Financial instruments' potential for promoting energy efficiency

Published on 26 April 2016

Financial instruments using the European Structural and Investment Funds (ESIF) can support energy efficiency projects that are economically viable and provide positive environmental impacts. Information available through the fi-compass knowledge-sharing platform includes case study examples that highlight the potential of using ESIF financial instruments to support energy-efficiency schemes.

An example is the London Green Fund, which is investing in London’s transition to a low carbon economy via a fund of funds that includes three urban development funds focused on energy efficiency, waste management and ‘greener’ social housing. This London Energy Efficiency Fund (LEEF) was launched in October 2011 using co-finance from the European Regional Development Fund (ERDF). It has been managed by Amber Infrastructure and combined ERDF with public and private funds to provide loans and equity. These invest in projects ranging from the city’s first plastics recycling plant to energy efficiency upgrades for public buildings in London.

Contents in the fi-compass London Green Fund case study describe some of the issues that can arise when establishing a financial instrument in a new sector under changing market conditions. Adjustments were made to the London fund’s investment strategy in response to various challenges and opportunities. These included, for example: getting complex green infrastructure projects (e.g. decentralised energy, i.e. local generation of electricity) off the ground; identifying where the market failures occur (with changing public sector borrowing rates); and leveraging of loans from the European Investment Bank for social housing.

Further information about lessons learned from the London Green Fund was discussed during the fi-compass UK seminar earlier this year in a presentation by the Greater London Authority. The presentation also notes the funds’ intended impact in terms of employment, waste minimisation, emission reductions and energy savings.

Speaking to the UK’s clean energy news, LEEF director Leo Bedford said: “Since 2011, we have seen a huge rise in demand from public and private sector landlords in London to make the residential and commercial real estate they own and manage more energy efficient. Amber has worked with a number of public and private sector partners across the Capital to achieve a 30% average reduction in energy consumption across LEEF’s portfolio, dramatically reducing the cost and carbon output in some of London’s most iconic real estate.”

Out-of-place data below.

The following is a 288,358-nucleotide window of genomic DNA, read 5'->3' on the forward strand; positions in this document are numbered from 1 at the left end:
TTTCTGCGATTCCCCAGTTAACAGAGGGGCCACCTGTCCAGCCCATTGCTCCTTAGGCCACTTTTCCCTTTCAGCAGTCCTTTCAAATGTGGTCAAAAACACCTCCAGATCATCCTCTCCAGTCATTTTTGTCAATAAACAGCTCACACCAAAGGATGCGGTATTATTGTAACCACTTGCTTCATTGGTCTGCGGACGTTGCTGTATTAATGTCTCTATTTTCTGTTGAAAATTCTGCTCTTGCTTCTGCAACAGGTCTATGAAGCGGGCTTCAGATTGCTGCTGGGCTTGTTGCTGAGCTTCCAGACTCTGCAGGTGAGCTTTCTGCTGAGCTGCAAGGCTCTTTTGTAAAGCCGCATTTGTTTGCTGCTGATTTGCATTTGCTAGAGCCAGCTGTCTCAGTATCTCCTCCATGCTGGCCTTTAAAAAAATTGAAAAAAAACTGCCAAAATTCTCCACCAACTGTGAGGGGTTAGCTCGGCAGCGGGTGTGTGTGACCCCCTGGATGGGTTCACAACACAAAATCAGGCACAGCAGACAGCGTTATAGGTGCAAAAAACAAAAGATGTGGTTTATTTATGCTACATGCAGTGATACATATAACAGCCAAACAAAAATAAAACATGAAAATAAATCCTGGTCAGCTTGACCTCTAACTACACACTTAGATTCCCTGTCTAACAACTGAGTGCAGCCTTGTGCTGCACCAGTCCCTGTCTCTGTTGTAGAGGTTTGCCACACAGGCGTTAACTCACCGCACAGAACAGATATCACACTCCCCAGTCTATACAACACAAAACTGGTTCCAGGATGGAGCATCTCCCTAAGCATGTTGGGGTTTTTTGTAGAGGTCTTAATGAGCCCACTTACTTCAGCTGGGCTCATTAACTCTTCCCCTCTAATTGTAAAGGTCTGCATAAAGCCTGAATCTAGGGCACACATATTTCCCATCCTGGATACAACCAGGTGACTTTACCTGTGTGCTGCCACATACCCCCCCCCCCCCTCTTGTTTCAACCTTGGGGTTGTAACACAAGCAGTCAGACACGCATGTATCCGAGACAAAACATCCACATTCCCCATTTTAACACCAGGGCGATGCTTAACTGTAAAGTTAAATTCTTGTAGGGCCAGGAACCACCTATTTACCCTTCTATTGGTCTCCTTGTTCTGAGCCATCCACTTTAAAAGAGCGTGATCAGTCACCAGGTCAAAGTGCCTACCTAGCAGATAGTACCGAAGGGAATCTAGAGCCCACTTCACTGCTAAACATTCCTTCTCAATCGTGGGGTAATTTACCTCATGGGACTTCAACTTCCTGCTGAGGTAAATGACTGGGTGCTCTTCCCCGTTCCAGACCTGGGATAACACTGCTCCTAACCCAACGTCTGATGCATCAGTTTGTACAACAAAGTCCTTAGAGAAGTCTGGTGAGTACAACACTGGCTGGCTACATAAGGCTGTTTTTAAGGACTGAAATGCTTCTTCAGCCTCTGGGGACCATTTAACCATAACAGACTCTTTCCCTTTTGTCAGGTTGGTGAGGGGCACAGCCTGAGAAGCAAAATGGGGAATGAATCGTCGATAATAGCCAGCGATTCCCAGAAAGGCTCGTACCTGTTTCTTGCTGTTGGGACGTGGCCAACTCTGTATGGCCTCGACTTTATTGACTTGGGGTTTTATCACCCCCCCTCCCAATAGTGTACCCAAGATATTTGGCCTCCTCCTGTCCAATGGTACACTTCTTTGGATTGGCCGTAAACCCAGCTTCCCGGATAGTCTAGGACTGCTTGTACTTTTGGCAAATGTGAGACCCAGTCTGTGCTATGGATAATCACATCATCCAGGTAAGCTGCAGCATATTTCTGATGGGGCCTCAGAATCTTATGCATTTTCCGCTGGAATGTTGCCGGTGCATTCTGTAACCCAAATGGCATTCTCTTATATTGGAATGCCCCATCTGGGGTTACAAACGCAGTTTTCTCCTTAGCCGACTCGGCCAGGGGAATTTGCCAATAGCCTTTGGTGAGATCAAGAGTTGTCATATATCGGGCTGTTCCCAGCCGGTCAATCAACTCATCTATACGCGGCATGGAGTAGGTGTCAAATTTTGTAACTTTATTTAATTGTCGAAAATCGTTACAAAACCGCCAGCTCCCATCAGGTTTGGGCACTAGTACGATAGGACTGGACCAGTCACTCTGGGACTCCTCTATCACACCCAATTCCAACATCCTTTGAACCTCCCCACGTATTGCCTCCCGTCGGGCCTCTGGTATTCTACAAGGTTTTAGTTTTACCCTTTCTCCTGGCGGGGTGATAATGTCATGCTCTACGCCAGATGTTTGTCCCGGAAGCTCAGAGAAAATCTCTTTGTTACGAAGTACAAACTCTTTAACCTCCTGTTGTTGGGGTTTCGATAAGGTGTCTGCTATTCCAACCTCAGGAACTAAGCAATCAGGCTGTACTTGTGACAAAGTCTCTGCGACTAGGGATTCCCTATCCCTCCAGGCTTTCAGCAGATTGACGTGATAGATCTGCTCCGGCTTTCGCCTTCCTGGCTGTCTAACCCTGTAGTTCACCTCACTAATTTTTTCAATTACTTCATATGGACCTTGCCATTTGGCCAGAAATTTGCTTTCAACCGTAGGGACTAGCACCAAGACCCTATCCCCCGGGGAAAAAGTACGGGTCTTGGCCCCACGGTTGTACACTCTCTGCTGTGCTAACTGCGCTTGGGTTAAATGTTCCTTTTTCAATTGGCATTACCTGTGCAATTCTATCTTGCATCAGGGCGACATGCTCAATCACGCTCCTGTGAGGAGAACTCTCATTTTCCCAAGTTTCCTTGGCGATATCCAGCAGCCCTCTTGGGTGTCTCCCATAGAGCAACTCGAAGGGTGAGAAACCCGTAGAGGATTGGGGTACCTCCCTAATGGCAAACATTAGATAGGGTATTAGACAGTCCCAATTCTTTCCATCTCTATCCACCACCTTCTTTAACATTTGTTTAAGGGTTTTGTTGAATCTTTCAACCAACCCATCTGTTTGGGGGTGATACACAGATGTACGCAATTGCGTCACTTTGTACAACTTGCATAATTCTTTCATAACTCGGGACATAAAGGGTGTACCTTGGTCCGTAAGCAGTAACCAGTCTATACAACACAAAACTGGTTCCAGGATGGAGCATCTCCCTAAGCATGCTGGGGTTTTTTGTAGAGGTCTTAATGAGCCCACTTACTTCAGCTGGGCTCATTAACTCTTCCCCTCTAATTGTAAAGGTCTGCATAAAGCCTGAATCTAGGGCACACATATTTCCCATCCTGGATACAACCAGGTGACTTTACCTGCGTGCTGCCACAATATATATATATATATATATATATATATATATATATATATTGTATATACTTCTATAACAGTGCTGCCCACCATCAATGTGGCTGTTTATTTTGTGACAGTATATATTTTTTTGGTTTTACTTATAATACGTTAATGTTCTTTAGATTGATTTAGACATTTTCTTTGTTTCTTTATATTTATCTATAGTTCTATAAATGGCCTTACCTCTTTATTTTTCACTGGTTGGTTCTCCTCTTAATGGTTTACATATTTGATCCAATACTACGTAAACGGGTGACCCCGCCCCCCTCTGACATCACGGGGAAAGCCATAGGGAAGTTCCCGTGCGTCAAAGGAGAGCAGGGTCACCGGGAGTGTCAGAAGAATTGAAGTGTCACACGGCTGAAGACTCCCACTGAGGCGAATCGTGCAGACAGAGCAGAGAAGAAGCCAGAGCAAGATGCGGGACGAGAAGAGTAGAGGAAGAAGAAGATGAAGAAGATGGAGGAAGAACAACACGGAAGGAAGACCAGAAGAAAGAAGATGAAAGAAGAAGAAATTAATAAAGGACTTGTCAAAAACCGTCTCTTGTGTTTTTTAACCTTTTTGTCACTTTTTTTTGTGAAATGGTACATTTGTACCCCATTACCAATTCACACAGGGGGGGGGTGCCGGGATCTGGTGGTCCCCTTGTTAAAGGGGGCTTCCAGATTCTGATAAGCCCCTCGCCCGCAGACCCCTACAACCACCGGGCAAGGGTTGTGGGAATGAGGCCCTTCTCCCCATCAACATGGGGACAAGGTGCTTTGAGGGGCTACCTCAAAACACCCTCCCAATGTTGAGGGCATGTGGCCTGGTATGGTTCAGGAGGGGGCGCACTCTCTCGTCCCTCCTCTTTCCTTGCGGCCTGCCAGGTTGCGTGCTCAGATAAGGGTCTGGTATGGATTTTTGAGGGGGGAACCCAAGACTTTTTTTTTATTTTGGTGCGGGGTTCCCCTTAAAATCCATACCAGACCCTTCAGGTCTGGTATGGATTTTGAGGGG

Other Member States have useful experience from using financial instruments for the purpose of promoting energy efficiency. The fi-compass case study from Estonia’s Renovation Loan scheme offers good demonstration value as an option for improving energy efficiency by investments in upgrading of apartment buildings. A combination of loans, technical assistance and grants was used here to renovate some 619 buildings containing over 22 000 homes.

Loans provided by the Estonian ERDF instrument could cover 85% of renovation costs and be combined with rebate-type grants that were based on the energy efficiency achieved. In addition, associations of apartment owners received assistance during the administration and implementation process of their energy efficiency renovations.

The Estonian Renovation Loan scheme is a useful example of the leverage that can be obtained from ESIF instruments. EUR 17.7 million from the ERDF was pooled with nearly EUR 49 million from national public co-financing (of which EUR 28.8 million came from a Council of Europe Development Bank loan). In addition, EUR 4.2 million came from the fund manager KredEx and EUR 16 million from a loan by the Estonian state. So the initial EUR 17.7 million from ERDF became a loan scheme of EUR 72 million.

Search the fi-compass website for other useful examples of how the ESIF can be used to promote both environmental and socio-economic benefits.